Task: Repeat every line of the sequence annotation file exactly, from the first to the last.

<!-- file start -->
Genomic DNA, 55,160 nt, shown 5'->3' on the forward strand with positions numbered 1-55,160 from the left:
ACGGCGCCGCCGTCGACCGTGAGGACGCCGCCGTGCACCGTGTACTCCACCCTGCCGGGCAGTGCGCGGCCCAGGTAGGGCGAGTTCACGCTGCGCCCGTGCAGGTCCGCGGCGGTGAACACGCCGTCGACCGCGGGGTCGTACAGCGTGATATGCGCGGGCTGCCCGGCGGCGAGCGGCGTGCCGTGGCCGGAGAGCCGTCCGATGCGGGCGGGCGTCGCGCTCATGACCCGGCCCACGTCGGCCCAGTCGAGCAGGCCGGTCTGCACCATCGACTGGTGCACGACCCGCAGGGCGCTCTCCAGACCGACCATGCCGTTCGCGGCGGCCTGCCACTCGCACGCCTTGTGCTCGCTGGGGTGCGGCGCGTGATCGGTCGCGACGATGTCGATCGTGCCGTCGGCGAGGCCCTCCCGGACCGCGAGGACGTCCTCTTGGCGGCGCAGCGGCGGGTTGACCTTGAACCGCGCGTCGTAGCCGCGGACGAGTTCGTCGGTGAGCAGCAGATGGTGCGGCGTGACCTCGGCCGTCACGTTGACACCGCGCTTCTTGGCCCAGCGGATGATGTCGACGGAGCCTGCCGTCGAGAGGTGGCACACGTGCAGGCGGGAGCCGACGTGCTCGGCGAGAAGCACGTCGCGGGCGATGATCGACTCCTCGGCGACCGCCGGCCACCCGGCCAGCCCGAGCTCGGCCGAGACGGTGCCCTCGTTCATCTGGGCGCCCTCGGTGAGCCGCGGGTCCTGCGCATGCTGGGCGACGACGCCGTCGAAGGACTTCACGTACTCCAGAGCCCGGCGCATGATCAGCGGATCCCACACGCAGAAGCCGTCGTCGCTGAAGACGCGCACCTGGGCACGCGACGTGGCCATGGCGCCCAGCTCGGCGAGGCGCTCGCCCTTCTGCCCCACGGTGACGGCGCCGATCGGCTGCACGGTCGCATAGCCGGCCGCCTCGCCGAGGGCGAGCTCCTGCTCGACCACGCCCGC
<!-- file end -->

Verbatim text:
Genomic DNA, 55,160 nt, shown 5'->3' on the forward strand with positions numbered 1-55,160 from the left:
ACGGCGCCGCCGTCGACCGTGAGGACGCCGCCGTGCACCGTGTACTCCACCCTGCCGGGCAGTGCGCGGCCCAGGTAGGGCGAGTTCACGCTGCGCCCGTGCAGGTCCGCGGCGGTGAACACGCCGTCGACCGCGGGGTCGTACAGCGTGATATGCGCGGGCTGCCCGGCGGCGAGCGGCGTGCCGTGGCCGGAGAGCCGTCCGATGCGGGCGGGCGTCGCGCTCATGACCCGGCCCACGTCGGCCCAGTCGAGCAGGCCGGTCTGCACCATCGACTGGTGCACGACCCGCAGGGCGCTCTCCAGACCGACCATGCCGTTCGCGGCGGCCTGCCACTCGCACGCCTTGTGCTCGCTGGGGTGCGGCGCGTGATCGGTCGCGACGATGTCGATCGTGCCGTCGGCGAGGCCCTCCCGGACCGCGAGGACGTCCTCTTGGCGGCGCAGCGGCGGGTTGACCTTGAACCGCGCGTCGTAGCCGCGGACGAGTTCGTCGGTGAGCAGCAGATGGTGCGGCGTGACCTCGGCCGTCACGTTGACACCGCGCTTCTTGGCCCAGCGGATGATGTCGACGGAGCCTGCCGTCGAGAGGTGGCACACGTGCAGGCGGGAGCCGACGTGCTCGGCGAGAAGCACGTCGCGGGCGATGATCGACTCCTCGGCGACCGCCGGCCACCCGGCCAGCCCGAGCTCGGCCGAGACGGTGCCCTCGTTCATCTGGGCGCCCTCGGTGAGCCGCGGGTCCTGCGCATGCTGGGCGACGACGCCGTCGAAGGACTTCACGTACTCCAGAGCCCGGCGCATGATCAGCGGATCCCACACGCAGAAGCCGTCGTCGCTGAAGACGCGCACCTGGGCACGCGACGTGGCCATGGCGCCCAGCTCGGCGAGGCGCTCGCCCTTCTGCCCCACGGTGACGGCGCCGATCGGCTGCACGGTCGCATAGCCGGCCGCCTCGCCGAGGGCGAGCTCCTGCTCGACCACGCCCGC